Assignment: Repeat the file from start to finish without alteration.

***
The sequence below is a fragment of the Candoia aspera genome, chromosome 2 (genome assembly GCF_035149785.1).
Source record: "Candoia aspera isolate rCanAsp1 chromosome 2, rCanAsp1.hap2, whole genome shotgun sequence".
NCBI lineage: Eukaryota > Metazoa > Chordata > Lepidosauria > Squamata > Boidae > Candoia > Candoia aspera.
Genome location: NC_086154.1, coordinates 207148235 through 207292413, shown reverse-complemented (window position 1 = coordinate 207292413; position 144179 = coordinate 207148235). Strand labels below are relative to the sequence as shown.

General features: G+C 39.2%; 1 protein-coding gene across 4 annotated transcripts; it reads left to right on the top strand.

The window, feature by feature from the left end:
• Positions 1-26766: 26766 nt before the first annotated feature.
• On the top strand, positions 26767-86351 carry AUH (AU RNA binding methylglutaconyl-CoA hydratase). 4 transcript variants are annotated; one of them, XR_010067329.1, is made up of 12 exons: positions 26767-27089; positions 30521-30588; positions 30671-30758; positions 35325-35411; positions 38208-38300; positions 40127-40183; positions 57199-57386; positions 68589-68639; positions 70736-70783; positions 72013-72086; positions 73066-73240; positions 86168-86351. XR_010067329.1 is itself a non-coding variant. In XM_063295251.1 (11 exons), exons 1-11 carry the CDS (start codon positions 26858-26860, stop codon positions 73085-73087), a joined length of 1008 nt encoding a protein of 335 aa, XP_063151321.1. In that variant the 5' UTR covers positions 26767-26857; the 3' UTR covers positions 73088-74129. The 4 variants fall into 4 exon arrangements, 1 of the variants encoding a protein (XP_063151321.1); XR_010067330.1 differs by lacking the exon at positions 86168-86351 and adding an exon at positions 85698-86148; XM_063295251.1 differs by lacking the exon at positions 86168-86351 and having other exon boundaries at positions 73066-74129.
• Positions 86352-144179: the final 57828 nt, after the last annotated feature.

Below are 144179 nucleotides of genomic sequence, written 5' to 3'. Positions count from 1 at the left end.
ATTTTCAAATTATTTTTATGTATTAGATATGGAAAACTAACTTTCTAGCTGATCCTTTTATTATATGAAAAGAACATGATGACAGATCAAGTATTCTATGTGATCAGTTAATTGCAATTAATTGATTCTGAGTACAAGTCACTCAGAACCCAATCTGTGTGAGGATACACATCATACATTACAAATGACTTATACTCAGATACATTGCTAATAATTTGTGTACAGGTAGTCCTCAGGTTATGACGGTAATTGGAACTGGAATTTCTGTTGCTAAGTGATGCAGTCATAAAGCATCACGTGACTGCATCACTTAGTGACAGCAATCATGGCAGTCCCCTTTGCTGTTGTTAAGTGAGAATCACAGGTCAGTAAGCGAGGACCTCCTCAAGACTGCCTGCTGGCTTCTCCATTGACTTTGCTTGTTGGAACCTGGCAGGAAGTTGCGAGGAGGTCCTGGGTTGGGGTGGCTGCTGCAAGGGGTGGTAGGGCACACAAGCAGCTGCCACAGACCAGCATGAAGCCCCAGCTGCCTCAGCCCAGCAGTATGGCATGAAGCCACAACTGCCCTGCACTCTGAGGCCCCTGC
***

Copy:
The sequence below is a fragment of the Candoia aspera genome, chromosome 2 (genome assembly GCF_035149785.1).
Source record: "Candoia aspera isolate rCanAsp1 chromosome 2, rCanAsp1.hap2, whole genome shotgun sequence".
NCBI lineage: Eukaryota > Metazoa > Chordata > Lepidosauria > Squamata > Boidae > Candoia > Candoia aspera.
Genome location: NC_086154.1, coordinates 207148235 through 207292413, shown reverse-complemented (window position 1 = coordinate 207292413; position 144179 = coordinate 207148235). Strand labels below are relative to the sequence as shown.

General features: G+C 39.2%; 1 protein-coding gene across 4 annotated transcripts; it reads left to right on the top strand.

The window, feature by feature from the left end:
• Positions 1-26766: 26766 nt before the first annotated feature.
• On the top strand, positions 26767-86351 carry AUH (AU RNA binding methylglutaconyl-CoA hydratase). 4 transcript variants are annotated; one of them, XR_010067329.1, is made up of 12 exons: positions 26767-27089; positions 30521-30588; positions 30671-30758; positions 35325-35411; positions 38208-38300; positions 40127-40183; positions 57199-57386; positions 68589-68639; positions 70736-70783; positions 72013-72086; positions 73066-73240; positions 86168-86351. XR_010067329.1 is itself a non-coding variant. In XM_063295251.1 (11 exons), exons 1-11 carry the CDS (start codon positions 26858-26860, stop codon positions 73085-73087), a joined length of 1008 nt encoding a protein of 335 aa, XP_063151321.1. In that variant the 5' UTR covers positions 26767-26857; the 3' UTR covers positions 73088-74129. The 4 variants fall into 4 exon arrangements, 1 of the variants encoding a protein (XP_063151321.1); XR_010067330.1 differs by lacking the exon at positions 86168-86351 and adding an exon at positions 85698-86148; XM_063295251.1 differs by lacking the exon at positions 86168-86351 and having other exon boundaries at positions 73066-74129.
• Positions 86352-144179: the final 57828 nt, after the last annotated feature.

Below are 144179 nucleotides of genomic sequence, written 5' to 3'. Positions count from 1 at the left end.
ATTTTCAAATTATTTTTATGTATTAGATATGGAAAACTAACTTTCTAGCTGATCCTTTTATTATATGAAAAGAACATGATGACAGATCAAGTATTCTATGTGATCAGTTAATTGCAATTAATTGATTCTGAGTACAAGTCACTCAGAACCCAATCTGTGTGAGGATACACATCATACATTACAAATGACTTATACTCAGATACATTGCTAATAATTTGTGTACAGGTAGTCCTCAGGTTATGACGGTAATTGGAACTGGAATTTCTGTTGCTAAGTGATGCAGTCATAAAGCATCACGTGACTGCATCACTTAGTGACAGCAATCATGGCAGTCCCCTTTGCTGTTGTTAAGTGAGAATCACAGGTCAGTAAGCGAGGACCTCCTCAAGACTGCCTGCTGGCTTCTCCATTGACTTTGCTTGTTGGAACCTGGCAGGAAGTTGCGAGGAGGTCCTGGGTTGGGGTGGCTGCTGCAAGGGGTGGTAGGGCACACAAGCAGCTGCCACAGACCAGCATGAAGCCCCAGCTGCCTCAGCCCAGCAGTATGGCATGAAGCCACAACTGCCCTGCACTCTGAGGCCCCTGC